Khalilzad, 70, who was born in Afghanistan and grew up in the capital, Kabul, was a veteran of past Republican administrations who helped President George W Bush plan the overthrow of the Taliban in 2002, and then negotiated with Taliban leaders the terms of America’s humbling and ultimately tumultuous exit from the country nearly 20 years later.
After President Donald Trump appointed him in September 2018 to pursue peace negotiations with the Taliban, Khalilzad spent much of the following 18 months in Doha, Qatar, meeting with Taliban representatives to craft an agreement, signed in February 2020, under which the Trump administration committed to the full withdrawal of US troops that Biden completed in August.
To his critics, Khalilzad enabled a peace process that was little more than a fig leaf for Trump’s determination to exit Afghanistan swiftly, with little regard for the fate of its government or people. In recent interviews, Khalilzad has argued that he did not set overall US policy and extracted as many concessions as he could from Taliban leaders.
In an Oct 18 resignation letter to Secretary of State Antony Blinken, in which he said he would step down Tuesday, Khalilzad said he was asked to join the Trump administration “after the decision had been made to substantially reduce or end the military and economic burden of the Afghan engagement on the US and to free those resources for vital priorities, including domestic needs and the challenge of dealing with issues related to China.”
Khalilzad, who long supported the vision of a more modernised, pluralistic and democratic Afghanistan, lamented in his letter that “the political arrangement between the Afghan government and the Taliban did not go forward as envisaged.”
“The reasons for this are too complex and I will share my thoughts in the coming days and weeks, after leaving government service,” he wrote.
As the Taliban stormed through the country in August, capturing city after city, Khalilzad continued to negotiate with its leaders, urging them to negotiate a peaceful political transition and political power-sharing agreement with the Afghan government. He was unable to do so before President Ashraf Ghani fled the country Aug 15, saying he feared for his life.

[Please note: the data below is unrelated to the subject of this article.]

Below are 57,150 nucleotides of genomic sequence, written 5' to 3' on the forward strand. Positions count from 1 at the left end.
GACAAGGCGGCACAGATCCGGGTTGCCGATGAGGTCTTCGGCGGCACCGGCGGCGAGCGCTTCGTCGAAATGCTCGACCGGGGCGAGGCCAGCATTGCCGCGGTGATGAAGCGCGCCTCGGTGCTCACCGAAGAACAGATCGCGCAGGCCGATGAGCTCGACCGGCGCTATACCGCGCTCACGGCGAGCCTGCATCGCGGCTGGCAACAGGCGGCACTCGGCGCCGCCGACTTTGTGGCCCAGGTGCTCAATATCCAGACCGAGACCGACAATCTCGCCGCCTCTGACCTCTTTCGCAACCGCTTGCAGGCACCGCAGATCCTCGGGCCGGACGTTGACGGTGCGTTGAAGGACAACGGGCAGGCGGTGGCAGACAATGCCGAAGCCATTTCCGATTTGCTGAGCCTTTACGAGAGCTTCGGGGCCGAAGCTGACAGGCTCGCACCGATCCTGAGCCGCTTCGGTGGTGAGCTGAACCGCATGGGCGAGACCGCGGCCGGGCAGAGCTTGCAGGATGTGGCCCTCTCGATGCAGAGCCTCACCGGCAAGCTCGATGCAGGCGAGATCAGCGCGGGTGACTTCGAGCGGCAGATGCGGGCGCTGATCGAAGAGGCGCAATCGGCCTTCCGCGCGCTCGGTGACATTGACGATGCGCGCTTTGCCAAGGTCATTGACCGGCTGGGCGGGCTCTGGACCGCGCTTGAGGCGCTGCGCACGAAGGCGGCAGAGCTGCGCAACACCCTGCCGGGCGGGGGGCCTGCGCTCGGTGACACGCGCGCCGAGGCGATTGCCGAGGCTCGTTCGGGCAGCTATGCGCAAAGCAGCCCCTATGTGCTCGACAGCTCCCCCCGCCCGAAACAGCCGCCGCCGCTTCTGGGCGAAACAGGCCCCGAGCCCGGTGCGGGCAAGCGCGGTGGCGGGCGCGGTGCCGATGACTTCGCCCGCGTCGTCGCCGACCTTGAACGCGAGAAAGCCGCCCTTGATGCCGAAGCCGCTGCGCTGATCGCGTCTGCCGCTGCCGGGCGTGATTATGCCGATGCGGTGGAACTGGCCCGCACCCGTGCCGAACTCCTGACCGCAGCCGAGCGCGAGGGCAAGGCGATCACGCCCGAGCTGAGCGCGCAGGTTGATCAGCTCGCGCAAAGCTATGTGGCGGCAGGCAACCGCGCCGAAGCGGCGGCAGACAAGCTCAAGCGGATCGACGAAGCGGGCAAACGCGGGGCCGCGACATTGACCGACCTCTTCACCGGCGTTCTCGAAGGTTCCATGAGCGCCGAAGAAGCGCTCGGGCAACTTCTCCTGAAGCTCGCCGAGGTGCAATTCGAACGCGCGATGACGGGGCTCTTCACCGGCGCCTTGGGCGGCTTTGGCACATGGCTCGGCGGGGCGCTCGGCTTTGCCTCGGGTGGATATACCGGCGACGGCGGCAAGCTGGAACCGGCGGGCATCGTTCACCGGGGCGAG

After the Taliban captured Kabul, Khalilzad helped facilitate safe passage for US civilians and at-risk Afghans. In all, 120,000 people were evacuated from the country.
A naturalised American citizen, Khalilzad had a lifelong personal investment in the country he first left for the United States as a high school exchange student. He served as envoy for Afghanistan during the Bush administration and then US ambassador, and even once considered seeking the Afghan presidency.
During the 2016 presidential campaign, Khalilzad introduced Trump before a foreign policy speech hosted by the Centre for the National Interest, with which Khalilzad was affiliated, and was rewarded with the Afghanistan envoy post under Secretary of State Mike Pompeo.
Many Democrats assumed that Khalilzad would leave government at the end of the Trump administration, but Blinken asked him to remain in his job, with the official title of special envoy for Afghanistan reconciliation.
Blinken valued Khalilzad’s deep familiarity with Taliban leaders as the Biden administration continued to negotiate the terms of America’s military exit. Khalilzad also benefited from his relationship with Biden, whom he hosted during visits to Afghanistan when he was ambassador and Biden a senator.
In a statement Monday, Blinken thanked Khalilzad for his “decades of service to the American people.” Blinken said Khalilzad’s deputy, Tom West, would become the State Department’s special representative for Afghanistan.
Khalilzad has already begun to ruminate in public on how the US project in Afghanistan failed so badly.
In an interview with Foreign Policy magazine published last month, he said the notion that he made the decision to withdraw all US troops from the country “boggles the mind,” and joked that he was flattered at the idea that he was the mastermind of the US exit.
He said important questions he would ponder included whether America’s “ambitions were too large compared to the strategy and resources” and whether Washington “should have pushed harder for a political settlement earlier.”
And he ultimately pointed a finger at the Afghan government for failing to come to terms with a growing reality over the past several years.
“I think that the grand miscalculation of the Afghan leadership was this: that we were not going to leave,” he said.
© 2021 The New York Times Company